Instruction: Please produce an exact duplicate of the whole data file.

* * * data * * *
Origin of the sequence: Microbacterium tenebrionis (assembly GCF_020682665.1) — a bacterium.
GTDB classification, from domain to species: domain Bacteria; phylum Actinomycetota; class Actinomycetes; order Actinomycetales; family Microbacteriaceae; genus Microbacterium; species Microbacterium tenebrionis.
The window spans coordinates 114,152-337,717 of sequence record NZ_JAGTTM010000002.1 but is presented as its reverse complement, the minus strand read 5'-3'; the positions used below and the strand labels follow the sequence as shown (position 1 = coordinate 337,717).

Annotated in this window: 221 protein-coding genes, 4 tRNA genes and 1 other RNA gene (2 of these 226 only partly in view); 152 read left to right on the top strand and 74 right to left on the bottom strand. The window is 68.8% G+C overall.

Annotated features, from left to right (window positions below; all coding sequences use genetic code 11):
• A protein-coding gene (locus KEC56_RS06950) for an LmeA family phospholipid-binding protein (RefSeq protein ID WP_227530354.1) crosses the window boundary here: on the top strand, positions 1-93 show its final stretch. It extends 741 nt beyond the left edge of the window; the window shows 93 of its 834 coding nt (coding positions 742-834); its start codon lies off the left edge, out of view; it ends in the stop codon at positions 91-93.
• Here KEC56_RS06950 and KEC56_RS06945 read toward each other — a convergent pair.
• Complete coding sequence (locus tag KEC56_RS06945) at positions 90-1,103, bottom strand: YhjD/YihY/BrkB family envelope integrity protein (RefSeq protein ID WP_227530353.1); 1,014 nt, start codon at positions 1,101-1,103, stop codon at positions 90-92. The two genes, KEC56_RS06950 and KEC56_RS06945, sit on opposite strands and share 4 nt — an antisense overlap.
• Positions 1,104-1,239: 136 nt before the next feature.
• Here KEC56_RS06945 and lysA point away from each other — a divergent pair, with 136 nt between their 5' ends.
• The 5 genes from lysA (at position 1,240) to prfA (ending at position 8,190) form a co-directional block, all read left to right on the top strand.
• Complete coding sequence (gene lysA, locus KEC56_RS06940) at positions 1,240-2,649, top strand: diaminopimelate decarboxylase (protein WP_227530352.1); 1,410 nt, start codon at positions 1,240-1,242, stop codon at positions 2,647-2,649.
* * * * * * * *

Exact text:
Origin of the sequence: Microbacterium tenebrionis (assembly GCF_020682665.1) — a bacterium.
GTDB classification, from domain to species: domain Bacteria; phylum Actinomycetota; class Actinomycetes; order Actinomycetales; family Microbacteriaceae; genus Microbacterium; species Microbacterium tenebrionis.
The window spans coordinates 114,152-337,717 of sequence record NZ_JAGTTM010000002.1 but is presented as its reverse complement, the minus strand read 5'-3'; the positions used below and the strand labels follow the sequence as shown (position 1 = coordinate 337,717).

Annotated in this window: 221 protein-coding genes, 4 tRNA genes and 1 other RNA gene (2 of these 226 only partly in view); 152 read left to right on the top strand and 74 right to left on the bottom strand. The window is 68.8% G+C overall.

Annotated features, from left to right (window positions below; all coding sequences use genetic code 11):
• A protein-coding gene (locus KEC56_RS06950) for an LmeA family phospholipid-binding protein (RefSeq protein ID WP_227530354.1) crosses the window boundary here: on the top strand, positions 1-93 show its final stretch. It extends 741 nt beyond the left edge of the window; the window shows 93 of its 834 coding nt (coding positions 742-834); its start codon lies off the left edge, out of view; it ends in the stop codon at positions 91-93.
• Here KEC56_RS06950 and KEC56_RS06945 read toward each other — a convergent pair.
• Complete coding sequence (locus tag KEC56_RS06945) at positions 90-1,103, bottom strand: YhjD/YihY/BrkB family envelope integrity protein (RefSeq protein ID WP_227530353.1); 1,014 nt, start codon at positions 1,101-1,103, stop codon at positions 90-92. The two genes, KEC56_RS06950 and KEC56_RS06945, sit on opposite strands and share 4 nt — an antisense overlap.
• Positions 1,104-1,239: 136 nt before the next feature.
• Here KEC56_RS06945 and lysA point away from each other — a divergent pair, with 136 nt between their 5' ends.
• The 5 genes from lysA (at position 1,240) to prfA (ending at position 8,190) form a co-directional block, all read left to right on the top strand.
• Complete coding sequence (gene lysA, locus KEC56_RS06940) at positions 1,240-2,649, top strand: diaminopimelate decarboxylase (protein WP_227530352.1); 1,410 nt, start codon at positions 1,240-1,242, stop codon at positions 2,647-2,649.